Operation Barbarossa – The Struggle for Russia

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Operation Barbarossa - The Struggle for Russia
Boxart.jpg
Developer(s) Binary Evolution Studios
Publisher(s) Matrix Games (English version), EuroVision (German version)
Designer Ronald Wendt and Ralf Zenker
Engine
status Status Missing
Release date September 2009 (English version), February 2010 (German Version)
Genre Turn-based strategy
Mode(s) Single player, Multiplayer
Age rating(s) Ratings Missing
Platform(s) Windows
Arcade system Arcade System Missing
Media CD-ROM
Input Computer keyboard/Mouse
Requirements 1.6GHz processor, 512MB RAM, 64MB DirectX 8.1 supported graphics card
Credits | Soundtrack | Codes | Walkthrough

Operation Barbarossa – The Struggle for Russia is a turn-based strategy computer game by Binary Evolution Studios, a small independent development team. The gameplay is strongly influenced by Panzer General II and the graphics are displayed in a 3D environment. The game depicts the Eastern Front theatre from 1941-1945.

Gameplay[edit | edit source]

Structure and content[edit | edit source]

In Operation Barbarossa – The Struggle for Russia, the player leads divisions of Germany, Romania or Russia through single scenarios or in campaigns, a string of scenarios each representing a specific battle on the Eastern Front. The campaigns are strictly historical ending the German offence Operation Barbarossa in December 1941 and leading the Russian campaign from the defence of Moscow to the conquest of Berlin in 1945. A third campaign includes the German Operation Blau.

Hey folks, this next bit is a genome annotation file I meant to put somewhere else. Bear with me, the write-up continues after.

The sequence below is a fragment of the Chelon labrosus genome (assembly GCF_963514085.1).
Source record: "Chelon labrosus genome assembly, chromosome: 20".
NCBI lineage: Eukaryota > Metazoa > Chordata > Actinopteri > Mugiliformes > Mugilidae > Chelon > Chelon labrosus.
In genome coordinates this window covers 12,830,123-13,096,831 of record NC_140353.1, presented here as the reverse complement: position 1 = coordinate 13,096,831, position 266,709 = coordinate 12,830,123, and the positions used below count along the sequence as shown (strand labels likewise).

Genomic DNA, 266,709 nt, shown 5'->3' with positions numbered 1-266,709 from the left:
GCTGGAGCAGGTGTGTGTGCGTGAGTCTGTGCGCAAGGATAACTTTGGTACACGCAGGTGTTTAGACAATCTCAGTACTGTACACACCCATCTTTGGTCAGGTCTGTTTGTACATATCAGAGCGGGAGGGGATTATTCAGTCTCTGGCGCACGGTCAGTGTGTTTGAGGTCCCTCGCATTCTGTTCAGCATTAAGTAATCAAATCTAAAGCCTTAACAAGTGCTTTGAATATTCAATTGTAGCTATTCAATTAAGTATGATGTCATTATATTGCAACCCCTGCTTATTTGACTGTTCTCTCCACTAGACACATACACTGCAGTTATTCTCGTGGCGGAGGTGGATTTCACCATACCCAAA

Basic rules[edit | edit source]

The maps are divided in hexfields that represent about five square kilometre. The game provides fog of war so enemy units have to be spotted by own units. Each unit has a cerain attack and spotting range. Movement is influenced by weather and terrain.

Unit improvement[edit | edit source]

One of the most important differences to Panzer General is that special abilities can be added to units called upgrades in the game. In a campaign the players units are kept from scenario to scenario (the core unit principle) and improve by gaining experience. Anytime a unit reaches a certain amount of experience the player may upgrade the unit with special abilities. There 47 different updates depending on the unit type (e.g. an AA unit has different upgrades than a tank unit) such as e.g."Sharp Shooter" that increases the attack value against infantry units.

Trivia[edit | edit source]

A leveleditor for making own scenarios is included.

Reviews[edit | edit source]

GamersHall.de gives 7.6/10 - [Translated from German] There is it again, the good old Panzer General feeling. Operations look a bit different and gameplay too, but it can not deny its huge role model...I can warmly recommend this to all lovers of Panzer General - you will not be disappointed!

EGC Games gives 67/100 - Highs:Unit customization mechanic, historic setting, unit variety. Lows: Linear limited campaigns, interface issues, sub-par graphics and audio, lack of cinematics, uninspiring gameplay.

External links[edit | edit source]